ACCC Chairman Rod Sims addressed the importance of accepting consumer input when creating effective regulatory structures while speaking to the John Curtin School of Public Policy at Curtin University today.
“It is clearly best to have competition wherever possible, but where you have monopoly infrastructure, regulation will often be needed to protect businesses and consumers who rely on the services it provides,” Mr Sims said.
Mr Sims discussed the importance in ensuring that consumer requirements were incorporated into regulatory structures. Port access undertakings within the wheat export framework were cited as a positive example of successful regulatory structures.
“Access undertakings have provided the terms on which the vertically integrated port operators provide access to their wheat exporting competitors. This has resulted in over 20 traders entering the market for export wheat, which means more competition for the produce of Australia’s wheat farmers,” Mr Sims said.
Mr Sims warned that changes to law under consideration “will only work if they satisfy the needs of the exporters who need access to the bottleneck infrastructure.”
The energy sector has a different structure and relationship between consumers and businesses.
“Traditionally when regulating energy networks the Australian Energy Regulator only gets effective input from the companies that own the monopoly infrastructure, and are seeking higher prices, and from some well organised large users. This leaves the important voices of the smaller users, especially households, unheard.”
In the energy market Mr Sims argued for two important changes. First, electricity network companies should be required to consult with the public before they put their spending proposals to the regulator, providing the public with the ability to comment on the different options in relation to spending and reliability. Secondly, there should be a well funded consumer body that has the necessary technical expertise to engage with the regulatory process at each point in the process to ensure the voices of small users are heard.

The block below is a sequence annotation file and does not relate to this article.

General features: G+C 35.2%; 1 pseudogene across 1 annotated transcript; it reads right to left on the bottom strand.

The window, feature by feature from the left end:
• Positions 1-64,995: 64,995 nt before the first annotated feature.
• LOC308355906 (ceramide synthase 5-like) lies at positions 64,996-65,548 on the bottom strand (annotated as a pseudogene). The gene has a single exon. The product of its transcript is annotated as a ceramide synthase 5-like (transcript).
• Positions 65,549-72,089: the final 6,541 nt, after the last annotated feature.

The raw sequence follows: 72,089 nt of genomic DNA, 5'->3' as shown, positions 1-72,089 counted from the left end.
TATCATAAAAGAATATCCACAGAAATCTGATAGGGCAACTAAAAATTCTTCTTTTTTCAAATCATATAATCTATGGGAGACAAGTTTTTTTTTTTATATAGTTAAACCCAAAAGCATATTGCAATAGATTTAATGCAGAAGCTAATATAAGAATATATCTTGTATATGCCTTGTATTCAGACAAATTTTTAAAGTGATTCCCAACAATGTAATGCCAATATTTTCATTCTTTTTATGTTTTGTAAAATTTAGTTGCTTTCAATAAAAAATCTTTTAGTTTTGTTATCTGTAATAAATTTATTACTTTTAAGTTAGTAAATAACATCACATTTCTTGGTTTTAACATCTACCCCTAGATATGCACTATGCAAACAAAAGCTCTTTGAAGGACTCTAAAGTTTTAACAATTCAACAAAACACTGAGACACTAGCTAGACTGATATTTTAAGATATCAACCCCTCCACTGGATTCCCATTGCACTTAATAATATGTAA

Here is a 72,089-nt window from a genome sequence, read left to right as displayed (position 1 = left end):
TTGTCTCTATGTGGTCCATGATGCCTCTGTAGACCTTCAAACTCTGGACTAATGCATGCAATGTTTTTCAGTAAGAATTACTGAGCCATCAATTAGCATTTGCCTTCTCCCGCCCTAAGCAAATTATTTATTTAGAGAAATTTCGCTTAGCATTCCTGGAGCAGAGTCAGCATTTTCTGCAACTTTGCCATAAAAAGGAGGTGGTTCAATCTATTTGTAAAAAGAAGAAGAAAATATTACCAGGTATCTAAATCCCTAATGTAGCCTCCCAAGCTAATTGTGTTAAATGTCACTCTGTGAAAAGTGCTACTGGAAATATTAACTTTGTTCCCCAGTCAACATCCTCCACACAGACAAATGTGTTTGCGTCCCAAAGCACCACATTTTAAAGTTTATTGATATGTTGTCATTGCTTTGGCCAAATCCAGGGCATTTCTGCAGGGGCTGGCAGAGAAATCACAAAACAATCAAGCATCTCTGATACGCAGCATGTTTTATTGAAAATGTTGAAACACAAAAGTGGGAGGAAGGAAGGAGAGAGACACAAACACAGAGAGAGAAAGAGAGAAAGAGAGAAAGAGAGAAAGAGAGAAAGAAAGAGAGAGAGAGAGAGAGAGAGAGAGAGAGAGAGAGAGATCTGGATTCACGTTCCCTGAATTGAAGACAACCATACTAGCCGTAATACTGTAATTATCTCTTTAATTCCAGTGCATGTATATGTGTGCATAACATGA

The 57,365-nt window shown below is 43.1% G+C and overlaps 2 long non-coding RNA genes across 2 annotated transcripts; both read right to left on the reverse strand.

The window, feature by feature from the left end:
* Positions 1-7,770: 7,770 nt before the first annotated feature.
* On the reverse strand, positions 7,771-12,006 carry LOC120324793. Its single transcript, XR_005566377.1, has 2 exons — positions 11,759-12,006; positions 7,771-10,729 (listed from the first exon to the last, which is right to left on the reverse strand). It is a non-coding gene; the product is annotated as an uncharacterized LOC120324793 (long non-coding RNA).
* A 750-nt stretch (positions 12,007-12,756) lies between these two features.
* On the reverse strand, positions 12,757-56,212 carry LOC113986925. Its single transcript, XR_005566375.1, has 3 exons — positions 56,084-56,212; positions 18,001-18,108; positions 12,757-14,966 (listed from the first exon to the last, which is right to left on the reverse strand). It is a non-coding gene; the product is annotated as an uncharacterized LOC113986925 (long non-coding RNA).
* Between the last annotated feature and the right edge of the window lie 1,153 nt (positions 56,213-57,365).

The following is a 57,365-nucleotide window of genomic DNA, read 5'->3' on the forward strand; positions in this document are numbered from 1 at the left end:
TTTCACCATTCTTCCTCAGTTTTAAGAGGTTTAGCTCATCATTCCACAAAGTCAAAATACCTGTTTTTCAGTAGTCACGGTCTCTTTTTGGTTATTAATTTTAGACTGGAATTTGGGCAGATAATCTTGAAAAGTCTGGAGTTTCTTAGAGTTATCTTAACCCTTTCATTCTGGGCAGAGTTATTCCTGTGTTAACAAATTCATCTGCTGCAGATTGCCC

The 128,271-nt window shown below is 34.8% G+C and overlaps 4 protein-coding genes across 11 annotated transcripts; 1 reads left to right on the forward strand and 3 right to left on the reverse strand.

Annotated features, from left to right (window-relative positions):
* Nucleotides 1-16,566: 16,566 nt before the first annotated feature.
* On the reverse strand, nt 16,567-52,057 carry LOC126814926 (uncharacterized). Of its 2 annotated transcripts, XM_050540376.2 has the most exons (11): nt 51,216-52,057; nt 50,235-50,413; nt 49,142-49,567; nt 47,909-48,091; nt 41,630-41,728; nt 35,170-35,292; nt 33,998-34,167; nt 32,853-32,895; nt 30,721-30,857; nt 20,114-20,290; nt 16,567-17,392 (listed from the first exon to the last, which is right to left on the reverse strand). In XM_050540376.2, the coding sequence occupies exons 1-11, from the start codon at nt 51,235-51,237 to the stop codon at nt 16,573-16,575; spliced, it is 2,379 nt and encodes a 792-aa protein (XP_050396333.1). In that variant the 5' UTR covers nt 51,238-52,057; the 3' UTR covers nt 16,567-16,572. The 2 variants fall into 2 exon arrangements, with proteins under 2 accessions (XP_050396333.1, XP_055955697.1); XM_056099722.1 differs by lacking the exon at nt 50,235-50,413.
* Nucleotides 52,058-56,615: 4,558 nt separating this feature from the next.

This focus upon end user experience was a key determinant of ACCC policy when developing new regulatory structures.
In February of this year the ACCC accepted Telstra’s Structural Separation Undertaking and Migration Plan that put in place arrangements for the migration of its customers from its fixed line access networks to the NBN. NBN Co also submitted a Special Access Undertaking (SAU).
Following significant feedback by NBN Co’s customers and the ACCC, NBN Co has begun the process of revising this SAU.
“The industry is looking to the ACCC to ensure these arrangements work in ways that promote competition and minimise the potential for high prices, inefficient investment and poor service quality,” ACCC Chairman Rod Sims said.
“A key challenge with the regulatory arrangements for the NBN will be in creating strong incentives for NBN Co to continue to meet customers strongly increasing data needs, at a reasonable cost. It is possible to imagine that if NBN Co’s key prices are fixed for sufficiently long then the only way NBN Co will make its regulated rate of return is if it builds capacity to provide higher speeds and people continue to demand more data.”
“What is clear however is that the regulatory arrangements for the NBN will focus heavily upon the incentives they create for NBN Co to facilitate positive outcomes for consumers.”
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